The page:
Music companies usually prepare the agreements between themselves and their artists and as such generally include provisions – such as ‘reasonable endeavour’ terms – that offer some contractual protection.
Furthermore, where a party wishing to unilaterally terminate has commenced steps to do so, the offending party would normally then make one or two (superficial) gestures – simply to prevent the right of termination from becoming exercisable.
Duress/Undue Influence/Restraint of Trade
In a situation where a party to an agreement has been pressured, threatened or coerced into entering an agreement, a court can be persuaded to nullify a contract.
However, to convince the court, the party alleging the coercion must place strong enough evidence before the court as a mere allegation is not enough.
Likewise where it is a case of a party to a contract taking advantage of the other party, such instances of undue influence are also capable of rendering a contract void from the outset. However, each case must be assessed on its merits taking into account factors such as the relative bargaining power of the parties to each other and market competition.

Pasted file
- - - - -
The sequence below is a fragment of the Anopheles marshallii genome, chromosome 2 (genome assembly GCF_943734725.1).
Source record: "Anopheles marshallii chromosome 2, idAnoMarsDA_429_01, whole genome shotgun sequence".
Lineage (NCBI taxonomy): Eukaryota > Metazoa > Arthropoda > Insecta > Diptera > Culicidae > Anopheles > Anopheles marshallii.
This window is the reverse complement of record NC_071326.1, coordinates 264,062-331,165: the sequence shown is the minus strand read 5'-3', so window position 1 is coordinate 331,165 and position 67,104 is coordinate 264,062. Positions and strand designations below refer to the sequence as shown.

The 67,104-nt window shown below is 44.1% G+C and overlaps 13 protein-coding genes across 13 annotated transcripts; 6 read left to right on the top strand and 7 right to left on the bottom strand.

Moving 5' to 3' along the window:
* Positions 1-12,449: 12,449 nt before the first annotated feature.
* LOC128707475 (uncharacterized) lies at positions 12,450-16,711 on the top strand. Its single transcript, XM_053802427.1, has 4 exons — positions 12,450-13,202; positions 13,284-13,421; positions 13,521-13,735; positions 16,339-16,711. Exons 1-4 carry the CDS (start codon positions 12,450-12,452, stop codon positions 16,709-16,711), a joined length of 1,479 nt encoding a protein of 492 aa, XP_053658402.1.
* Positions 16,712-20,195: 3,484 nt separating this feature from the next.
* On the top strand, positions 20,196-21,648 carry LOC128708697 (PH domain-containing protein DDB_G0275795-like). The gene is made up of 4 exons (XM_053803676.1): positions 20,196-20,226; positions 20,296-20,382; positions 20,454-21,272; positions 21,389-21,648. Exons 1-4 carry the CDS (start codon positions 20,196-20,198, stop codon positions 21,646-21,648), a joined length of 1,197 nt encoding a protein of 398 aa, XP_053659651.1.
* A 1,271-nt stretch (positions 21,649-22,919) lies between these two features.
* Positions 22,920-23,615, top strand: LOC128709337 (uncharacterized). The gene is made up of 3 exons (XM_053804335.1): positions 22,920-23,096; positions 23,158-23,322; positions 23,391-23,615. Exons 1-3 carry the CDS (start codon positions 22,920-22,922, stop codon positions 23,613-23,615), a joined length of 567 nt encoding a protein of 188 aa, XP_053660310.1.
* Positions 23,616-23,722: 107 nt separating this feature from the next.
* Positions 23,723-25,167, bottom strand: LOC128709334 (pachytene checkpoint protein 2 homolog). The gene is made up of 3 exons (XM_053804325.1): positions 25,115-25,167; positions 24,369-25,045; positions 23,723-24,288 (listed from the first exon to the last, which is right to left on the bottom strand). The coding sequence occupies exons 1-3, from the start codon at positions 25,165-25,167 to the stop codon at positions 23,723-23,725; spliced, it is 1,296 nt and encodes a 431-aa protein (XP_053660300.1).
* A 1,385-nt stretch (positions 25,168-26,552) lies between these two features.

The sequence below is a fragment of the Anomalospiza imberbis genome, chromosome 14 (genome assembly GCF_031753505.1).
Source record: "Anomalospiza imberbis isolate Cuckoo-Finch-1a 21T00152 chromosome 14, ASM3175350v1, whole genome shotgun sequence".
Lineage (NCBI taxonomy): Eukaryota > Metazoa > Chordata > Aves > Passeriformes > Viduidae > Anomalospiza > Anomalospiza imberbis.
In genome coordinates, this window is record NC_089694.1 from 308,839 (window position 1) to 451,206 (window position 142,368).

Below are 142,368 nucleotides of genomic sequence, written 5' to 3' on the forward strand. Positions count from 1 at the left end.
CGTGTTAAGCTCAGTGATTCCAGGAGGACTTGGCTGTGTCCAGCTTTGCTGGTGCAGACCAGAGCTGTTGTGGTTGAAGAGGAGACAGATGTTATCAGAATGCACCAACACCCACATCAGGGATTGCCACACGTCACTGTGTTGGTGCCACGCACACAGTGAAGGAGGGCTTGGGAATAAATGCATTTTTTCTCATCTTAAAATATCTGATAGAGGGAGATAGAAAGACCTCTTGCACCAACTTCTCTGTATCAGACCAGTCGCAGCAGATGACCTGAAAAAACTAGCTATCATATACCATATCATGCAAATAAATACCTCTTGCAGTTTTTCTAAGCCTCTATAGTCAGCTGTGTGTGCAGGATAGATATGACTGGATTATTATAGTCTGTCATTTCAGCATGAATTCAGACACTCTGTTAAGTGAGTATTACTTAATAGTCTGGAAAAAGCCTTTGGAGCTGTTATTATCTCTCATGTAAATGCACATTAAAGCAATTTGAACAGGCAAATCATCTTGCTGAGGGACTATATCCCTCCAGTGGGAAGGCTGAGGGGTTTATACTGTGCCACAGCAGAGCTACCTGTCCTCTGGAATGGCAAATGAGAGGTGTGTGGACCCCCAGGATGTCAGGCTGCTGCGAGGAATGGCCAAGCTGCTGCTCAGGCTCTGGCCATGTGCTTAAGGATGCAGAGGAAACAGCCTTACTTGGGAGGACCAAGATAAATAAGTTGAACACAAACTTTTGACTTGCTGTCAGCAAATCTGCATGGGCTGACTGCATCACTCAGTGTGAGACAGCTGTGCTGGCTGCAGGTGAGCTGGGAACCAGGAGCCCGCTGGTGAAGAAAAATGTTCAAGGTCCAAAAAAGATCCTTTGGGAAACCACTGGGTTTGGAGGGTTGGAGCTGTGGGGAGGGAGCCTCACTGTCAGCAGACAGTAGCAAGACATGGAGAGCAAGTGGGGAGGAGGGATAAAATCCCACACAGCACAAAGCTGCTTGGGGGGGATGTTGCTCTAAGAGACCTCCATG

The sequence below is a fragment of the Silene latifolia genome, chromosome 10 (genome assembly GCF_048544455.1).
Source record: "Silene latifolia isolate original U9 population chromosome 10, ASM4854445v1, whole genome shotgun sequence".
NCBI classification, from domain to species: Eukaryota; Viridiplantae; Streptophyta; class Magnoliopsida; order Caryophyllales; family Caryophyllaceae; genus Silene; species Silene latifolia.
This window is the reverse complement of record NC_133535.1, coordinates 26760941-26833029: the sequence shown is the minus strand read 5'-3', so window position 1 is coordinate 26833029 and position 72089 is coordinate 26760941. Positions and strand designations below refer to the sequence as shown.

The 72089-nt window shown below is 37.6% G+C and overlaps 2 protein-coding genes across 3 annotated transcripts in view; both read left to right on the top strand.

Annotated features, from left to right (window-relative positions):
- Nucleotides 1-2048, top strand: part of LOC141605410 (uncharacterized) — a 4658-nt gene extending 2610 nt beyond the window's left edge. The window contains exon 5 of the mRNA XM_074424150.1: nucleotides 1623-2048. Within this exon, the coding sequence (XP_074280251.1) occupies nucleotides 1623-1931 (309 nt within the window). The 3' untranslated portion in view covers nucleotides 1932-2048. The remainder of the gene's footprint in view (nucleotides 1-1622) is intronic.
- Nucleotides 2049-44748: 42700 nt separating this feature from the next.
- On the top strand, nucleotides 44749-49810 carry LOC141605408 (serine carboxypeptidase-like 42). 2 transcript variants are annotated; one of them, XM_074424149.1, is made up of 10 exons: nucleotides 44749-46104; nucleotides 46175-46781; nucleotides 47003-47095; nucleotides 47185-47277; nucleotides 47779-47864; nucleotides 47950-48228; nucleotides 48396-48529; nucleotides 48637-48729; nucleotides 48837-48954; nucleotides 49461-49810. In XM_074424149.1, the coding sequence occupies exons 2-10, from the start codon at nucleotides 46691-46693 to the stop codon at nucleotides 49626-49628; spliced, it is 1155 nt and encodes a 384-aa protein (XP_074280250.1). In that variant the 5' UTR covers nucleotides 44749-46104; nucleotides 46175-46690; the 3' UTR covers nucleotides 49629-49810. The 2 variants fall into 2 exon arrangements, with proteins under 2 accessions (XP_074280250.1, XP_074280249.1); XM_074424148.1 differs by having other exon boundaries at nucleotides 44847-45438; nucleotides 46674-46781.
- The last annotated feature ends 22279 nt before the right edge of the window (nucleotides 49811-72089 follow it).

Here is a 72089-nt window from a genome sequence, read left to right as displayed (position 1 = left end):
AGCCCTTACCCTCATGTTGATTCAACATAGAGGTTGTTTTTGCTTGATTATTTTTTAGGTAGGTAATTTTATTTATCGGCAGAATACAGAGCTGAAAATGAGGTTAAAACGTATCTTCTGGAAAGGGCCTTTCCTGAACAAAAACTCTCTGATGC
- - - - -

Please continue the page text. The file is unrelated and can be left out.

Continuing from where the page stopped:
As an aside, it should be noted that the much cited UK decision in the 1974 case of Schroeder Music Publishing Ltd v Macaulay – as the authority for courts dismissing contractual restrictions on these grounds – was based on a distinguishing set of facts.
One of said facts was that under the agreement – which was a non-neogitated standard form agreement – Schroeder (the publisher) had no obligation to publish or promote Macaulay’s works after it had taken sole control of them. This meant that despite Macaulay having no right to license the works himself, Schroeder had no corresponding responsibility to maximise their licensing activities in respect of the works. The court deemed this as an excessive restraint of trade and thus unenforceable.
It would be a different case entirely where the agreement has been subject to negotiation, the publisher/label has made expenditures and actively marketed its acquired works, and remunerated the authors/artists – however small one may deem such remuneration. In such circumstances the Schroeder decision would very likely not apply.